Wet footprints, muddy shoes, tracked-in dirt, clinging grass—a mudroom accommodates and mitigates all of a home’s unpleasant unmentionables. By corralling coats, shoes, umbrellas, and any number of castoffs, the utilitarian space acts as a buffer between outdoor activities and indoor cleanliness.
Historically, mud areas originated in rural settings where roads were unpaved and boots perennially muddy. They were usually just a small vestibule off the kitchen on the backside of a manor or farmhouse. It wasn’t until the 1980s when the mudroom grew larger and became “formalized” into a dedicated space, notes Massachusetts-based architect
Sheldon Kostelecky. Today’s mudroom is typically sited in between the garage and kitchen, where it acts as a connecting “hyphen” space, notes Kostelecky.
Determining the types of items destined for residency, and whether or not they should be hidden behind cabinet doors or neatly displayed, is the first step in designing a successful mudroom. If everything has its place, then the area can appear tidy even while brimming with an eclectic variety of odds and ends.
When Kostelecky tackles an initial layout, he begins by asking his clients how they live and what their family culture is like. “Formal versus casual, young children versus high school age, active in sports or not—most families need lots of storage bins and coat closets; sometimes we even assign each family member their own closet,” explains the architect.
Mudrooms often have multiple purposes, such as storage for boots and gardening equipment.
Custom cabinets are ideal because they are adaptable: A designer or craftsman can draft a personalized set of cabinets that fit dexterously into corners or between doors. Built-in arrangements include floor-to-ceiling “locker style” cabinets, rows of cubbies for baskets, window seats, and even bases for sinks and countertops. A bench is an ideal resting place for taking off shoes, and when designed as a full built-in, delivers extra storage with a hinged top.
“The detailing, materials, and finishes of built-ins should match those in the main house but in a more durable, simple, and informal way,” says Kostelecky. “A good source for detailing such a functional room would be to look at historic butler’s pantries. They were used every day by staff and needed to be functional and, most importantly, easy to clean.”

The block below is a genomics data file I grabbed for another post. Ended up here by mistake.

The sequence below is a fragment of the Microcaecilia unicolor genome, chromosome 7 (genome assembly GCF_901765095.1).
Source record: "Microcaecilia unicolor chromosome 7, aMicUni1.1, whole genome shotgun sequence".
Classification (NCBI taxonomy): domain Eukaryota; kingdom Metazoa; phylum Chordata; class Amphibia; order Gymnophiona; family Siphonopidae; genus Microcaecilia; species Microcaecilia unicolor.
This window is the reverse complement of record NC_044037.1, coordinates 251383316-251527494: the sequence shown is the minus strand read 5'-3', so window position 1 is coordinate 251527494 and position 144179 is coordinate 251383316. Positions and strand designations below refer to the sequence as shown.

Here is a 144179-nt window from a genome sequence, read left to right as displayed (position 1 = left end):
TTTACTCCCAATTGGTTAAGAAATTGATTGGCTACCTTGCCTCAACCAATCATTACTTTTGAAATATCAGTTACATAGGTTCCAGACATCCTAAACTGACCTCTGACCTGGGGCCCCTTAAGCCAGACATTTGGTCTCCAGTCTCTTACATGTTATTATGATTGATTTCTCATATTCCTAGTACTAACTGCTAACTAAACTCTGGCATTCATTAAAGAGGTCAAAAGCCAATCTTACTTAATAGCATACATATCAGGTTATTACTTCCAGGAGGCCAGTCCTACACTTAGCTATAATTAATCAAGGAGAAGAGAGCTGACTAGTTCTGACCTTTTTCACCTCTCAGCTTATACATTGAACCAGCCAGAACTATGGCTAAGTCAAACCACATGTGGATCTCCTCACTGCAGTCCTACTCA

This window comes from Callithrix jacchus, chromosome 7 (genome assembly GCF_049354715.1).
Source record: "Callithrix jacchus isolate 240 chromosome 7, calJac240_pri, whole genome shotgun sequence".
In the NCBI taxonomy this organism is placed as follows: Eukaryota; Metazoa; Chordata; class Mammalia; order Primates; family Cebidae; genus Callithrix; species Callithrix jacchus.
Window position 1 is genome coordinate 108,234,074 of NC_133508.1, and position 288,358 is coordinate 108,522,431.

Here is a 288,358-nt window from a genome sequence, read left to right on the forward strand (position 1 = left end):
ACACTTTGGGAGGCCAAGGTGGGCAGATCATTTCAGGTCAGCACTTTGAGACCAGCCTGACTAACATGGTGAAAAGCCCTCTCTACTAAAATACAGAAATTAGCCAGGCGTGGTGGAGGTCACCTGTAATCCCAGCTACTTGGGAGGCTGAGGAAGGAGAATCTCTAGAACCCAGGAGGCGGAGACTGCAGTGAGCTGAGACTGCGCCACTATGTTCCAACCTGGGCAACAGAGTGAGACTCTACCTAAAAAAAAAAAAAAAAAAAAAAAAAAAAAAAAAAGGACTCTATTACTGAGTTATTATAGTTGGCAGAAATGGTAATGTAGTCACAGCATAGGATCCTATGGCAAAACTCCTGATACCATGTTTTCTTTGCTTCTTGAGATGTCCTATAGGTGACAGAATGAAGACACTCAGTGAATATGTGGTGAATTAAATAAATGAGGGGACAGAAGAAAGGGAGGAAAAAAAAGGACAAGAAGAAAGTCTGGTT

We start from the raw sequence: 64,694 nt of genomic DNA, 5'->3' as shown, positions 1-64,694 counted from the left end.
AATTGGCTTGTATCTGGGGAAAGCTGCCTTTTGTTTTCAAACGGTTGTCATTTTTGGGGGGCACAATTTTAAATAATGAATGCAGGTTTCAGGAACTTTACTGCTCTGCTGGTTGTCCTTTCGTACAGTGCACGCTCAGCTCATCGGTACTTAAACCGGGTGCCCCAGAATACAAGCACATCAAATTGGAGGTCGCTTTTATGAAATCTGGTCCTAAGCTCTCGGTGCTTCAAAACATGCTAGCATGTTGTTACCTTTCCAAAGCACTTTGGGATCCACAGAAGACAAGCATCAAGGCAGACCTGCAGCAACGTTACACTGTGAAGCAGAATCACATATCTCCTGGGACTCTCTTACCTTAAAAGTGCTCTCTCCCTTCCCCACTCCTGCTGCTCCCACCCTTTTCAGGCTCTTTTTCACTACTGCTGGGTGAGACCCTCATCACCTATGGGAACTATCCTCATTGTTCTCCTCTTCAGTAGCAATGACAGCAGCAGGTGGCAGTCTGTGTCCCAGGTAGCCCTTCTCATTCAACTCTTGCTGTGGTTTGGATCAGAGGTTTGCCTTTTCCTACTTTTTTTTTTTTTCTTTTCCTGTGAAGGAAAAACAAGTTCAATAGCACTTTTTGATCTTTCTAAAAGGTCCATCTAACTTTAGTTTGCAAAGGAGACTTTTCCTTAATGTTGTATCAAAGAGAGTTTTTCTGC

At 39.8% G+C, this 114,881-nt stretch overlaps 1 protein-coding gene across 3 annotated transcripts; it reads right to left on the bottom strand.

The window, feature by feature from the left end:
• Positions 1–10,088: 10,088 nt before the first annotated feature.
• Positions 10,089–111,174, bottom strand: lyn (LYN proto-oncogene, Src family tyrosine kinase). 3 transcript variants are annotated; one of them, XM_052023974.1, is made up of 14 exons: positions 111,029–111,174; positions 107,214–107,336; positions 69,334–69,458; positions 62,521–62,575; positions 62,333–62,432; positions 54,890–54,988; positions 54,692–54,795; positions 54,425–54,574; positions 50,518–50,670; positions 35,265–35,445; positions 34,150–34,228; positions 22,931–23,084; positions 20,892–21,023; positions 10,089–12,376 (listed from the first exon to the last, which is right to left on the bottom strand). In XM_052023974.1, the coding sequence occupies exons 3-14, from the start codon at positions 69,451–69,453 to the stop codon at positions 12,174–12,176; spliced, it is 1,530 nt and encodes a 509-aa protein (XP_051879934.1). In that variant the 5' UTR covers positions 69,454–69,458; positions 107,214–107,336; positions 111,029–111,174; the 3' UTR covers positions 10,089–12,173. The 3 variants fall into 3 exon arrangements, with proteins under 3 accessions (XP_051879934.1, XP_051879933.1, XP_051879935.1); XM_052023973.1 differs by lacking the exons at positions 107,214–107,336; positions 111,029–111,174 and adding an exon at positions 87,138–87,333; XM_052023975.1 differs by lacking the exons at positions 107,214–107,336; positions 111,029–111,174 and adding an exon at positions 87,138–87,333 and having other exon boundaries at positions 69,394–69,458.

Stained and lacquered hardwood such as oak is a “forever” choice for built-ins if the house style warrants the look. As Kostelecky points out, Colonial Revival homes in the early 20th century generally incorporated painted millwork with recessed or raised panels. Milk paint, common to historic kitchens and furniture, is also a period-appropriate choice and virtually indestructible, he adds.
When choosing countertops, opt for materials traditionally used in historic homes, recommends Kostelecky, such as granite, soapstone, slate, ceramic tile, quarry tile, wood, and sheet metal such as copper, nickel silver, or even stainless steel.
This mudroom was designed by New England architect Mark Hutker.
Even in a formal house, mudrooms should have hard-wearing, easy-to-
mop flooring. Material options include stone slabs, brick pavers, and quarry tile (all require sealing). If budget is a concern, ceramic tile is an option, but the tiles should be large in size in order to minimize joints, which need periodic cleaning. Area rugs can help soften the look of stone or tile, but should be tough and stain-resistant. Similarly, cushion fabrics should also be easy to clean: Thick tapestry-style fabric and even leather are both practical options that hold up well over time.
When it comes to lighting, function is more important than décor—opt for simple fixtures that are “back of the house” in design. Recessed down lights, surface-mounted lights, sconces, and pendants are good choices but should be period-appropriate. Workstations, such as sinks and desks, benefit from additional task lighting, ideally hidden away underneath cabinets or shelving.
“The mudroom has evolved into a catch-all, multipurpose room used by all members of a family,” says Kostelecky. If space allows, it can accommodate almost any type of task. For busy families on the go, plenty of hooks for coats and bags, and shelves for shoes are in order. The mudroom is also a practical setting for pet accoutrements: feeding dishes, cat litter, leashes, brushes, toys, and food. Avid gardeners might incorporate a potting area, which usually requires the addition of an industrial-style sink such as a farmhouse-style slop sink made from stone slabs. Some mudrooms even contain a laundry area, in which case a row of upper cabinets above the machines can house detergents, irons, and other paraphernalia.
A small closet for mops, vacuums, and other cleaning equipment keeps these utilitarian objects from cluttering up the pantry. Baskets, arranged either on shelves or inside cabinets, are perfect for grouping miscellaneous accessories such as hats, gloves, art supplies, and small sports equipment. Open shelving is not only period appropriate but is ideal for displaying bulky items such as vases or ceramic pots.
If mail organization is a constant hassle, then a counter or more expansive desk is appropriate. Bulletin boards can group grocery lists and school projects, blackboards can shout daily reminders, and specialized pegboards can keep garden and other hobby tools organized and within easy reach.
Architects and designers have warmed to the mudroom, acknowledging its ability to streamline busy lifestyles. At heart, it is a space where form meets function and where modesty trumps drama. It should be no more or less than a tidy package of modern features and traditional simplicity.